Looking to learn a new trick in Photoshop? Trying to get yourself a little more comfortable with the program? Great! This tutorial combines tricks taught in previous Photoshop Basics lessons. Follow along with this Photoshop chain tutorial as I teach you how to make a great looking realistic chain.
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Looking to combine some of the lessons you've learned in Photoshop to actually create something? This Photoshop chain tutorial will teach you how to combine basic steps such as setting up a grid and using layers and layer styles to create a realistic chain that can be used for several different projects. This tutorial was written using Photoshop CS4, but will easily work for all versions from Photoshop 7 and upward. Let's begin!
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Open a new document, and make it 800 by 800 pixels so you can follow along as I go.
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Now, set up your grid to have a gridline every 10 pixels and 3 subdivisions. (Note: You don't have to make your grid pink. I just think it stands out a little better against the grey lines of the paths that we'll be using later.) If you're unsure of how to set up your grid, check out my Photoshop grid tutorial.
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Create a new layer and name it Chain1. This is to help you keep things organized for later on. If you're not sure how to set up layers, check out my Photoshop layers tutorial as well.
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With Chain1 selected as your active layer, grab your rounded rectangle tool and set it to "Paths" with a radius of 40 pixels
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Now, all you have to do is click and drag your rounded rectangle in one of the boxes in the grid. Start at the top corner of a box, and drag downward so it is one box (three subdivisions) wide, and two boxes (six subdivisions) tall. See picture below for example.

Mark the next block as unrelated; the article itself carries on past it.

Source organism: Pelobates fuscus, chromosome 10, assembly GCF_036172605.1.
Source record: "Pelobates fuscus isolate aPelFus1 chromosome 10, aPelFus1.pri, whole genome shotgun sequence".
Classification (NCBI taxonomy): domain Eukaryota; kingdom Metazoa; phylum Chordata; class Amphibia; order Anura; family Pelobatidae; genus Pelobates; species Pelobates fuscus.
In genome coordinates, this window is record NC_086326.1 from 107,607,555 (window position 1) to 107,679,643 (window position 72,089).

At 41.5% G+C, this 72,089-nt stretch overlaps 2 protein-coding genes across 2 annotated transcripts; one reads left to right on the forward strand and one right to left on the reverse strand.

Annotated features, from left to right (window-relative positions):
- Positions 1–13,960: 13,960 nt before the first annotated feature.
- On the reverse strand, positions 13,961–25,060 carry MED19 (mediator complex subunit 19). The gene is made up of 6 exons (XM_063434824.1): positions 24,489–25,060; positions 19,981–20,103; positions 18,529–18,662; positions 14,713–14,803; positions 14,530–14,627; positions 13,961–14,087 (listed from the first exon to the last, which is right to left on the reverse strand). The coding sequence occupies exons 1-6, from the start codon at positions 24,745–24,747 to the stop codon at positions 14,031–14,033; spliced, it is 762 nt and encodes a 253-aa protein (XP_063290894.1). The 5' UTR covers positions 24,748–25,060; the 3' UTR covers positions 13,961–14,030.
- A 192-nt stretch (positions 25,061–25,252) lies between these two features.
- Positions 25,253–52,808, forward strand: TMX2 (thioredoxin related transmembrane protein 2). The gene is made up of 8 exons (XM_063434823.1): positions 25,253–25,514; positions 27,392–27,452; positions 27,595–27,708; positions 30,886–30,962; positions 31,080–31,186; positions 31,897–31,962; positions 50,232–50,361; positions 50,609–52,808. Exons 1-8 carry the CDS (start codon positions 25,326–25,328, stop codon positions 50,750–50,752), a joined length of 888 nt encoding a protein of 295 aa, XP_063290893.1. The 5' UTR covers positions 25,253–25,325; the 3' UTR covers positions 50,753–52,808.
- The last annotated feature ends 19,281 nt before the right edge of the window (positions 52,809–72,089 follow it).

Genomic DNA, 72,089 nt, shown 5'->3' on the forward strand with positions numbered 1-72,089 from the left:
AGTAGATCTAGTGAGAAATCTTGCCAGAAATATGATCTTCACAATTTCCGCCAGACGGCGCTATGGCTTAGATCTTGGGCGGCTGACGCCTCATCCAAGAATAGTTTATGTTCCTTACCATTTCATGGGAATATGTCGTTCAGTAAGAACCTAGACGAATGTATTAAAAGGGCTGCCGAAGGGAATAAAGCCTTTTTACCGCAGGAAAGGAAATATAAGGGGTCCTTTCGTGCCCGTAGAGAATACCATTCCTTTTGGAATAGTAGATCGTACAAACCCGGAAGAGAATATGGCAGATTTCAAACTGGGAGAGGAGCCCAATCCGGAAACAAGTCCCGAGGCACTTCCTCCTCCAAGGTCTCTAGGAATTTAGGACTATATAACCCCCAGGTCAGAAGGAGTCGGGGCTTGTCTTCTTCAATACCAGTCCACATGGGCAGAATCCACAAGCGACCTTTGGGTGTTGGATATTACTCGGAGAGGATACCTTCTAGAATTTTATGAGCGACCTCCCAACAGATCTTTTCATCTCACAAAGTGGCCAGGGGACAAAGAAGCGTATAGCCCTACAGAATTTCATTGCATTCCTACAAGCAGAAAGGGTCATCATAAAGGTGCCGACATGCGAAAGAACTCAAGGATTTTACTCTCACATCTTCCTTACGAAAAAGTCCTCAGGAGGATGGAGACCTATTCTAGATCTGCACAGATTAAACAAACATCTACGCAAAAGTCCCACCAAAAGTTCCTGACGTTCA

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Now, inside of the chain, create another rounded rectangle. This time, start in the middle subdivision square and drag it only one subdivision wide. See the picture below for the example:
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See how this looks like a completed chain link? Great! Now, skip the next one grid box (three subdivisions), and create another. Continue until you run out of space. It should look like this. (You should get three and a half links in total!)
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Now, fill in your path with a grey color. If you want to follow me exactly to the T, you can use #757575, but it's not required. Go with what you like!
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Create a new layer named Chain2, and make sure it's your active layer. Then, take your Rounded Rectangle Tool again, and drag it from the bottom of one chain to the top of the other. It should overlap slightly, as though the chain links are connected. See the picture below for example:
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Do this for all of your chain links, and then fill them with the same grey as before. You'll now have a rather flat chain to work with. (By the way, from this point on out, you can feel free to turn off the grid if it helps you work better. It does for me!)
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To add a slight amount of realism and make the links stand out better, I'll show you some nice layer styles to add. Open your Layer Style panel and change the following settings in your Inner Shadow tab:
Contour: Rounded cone
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In your Satin tab, change the following settings:
Blend Mode: Screen
Contour: Rounded Steps
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Now, copy the layer style and paste it onto the Chain2 layer. That concludes this Photoshop Chain Tutorial! Your finished product will look like this: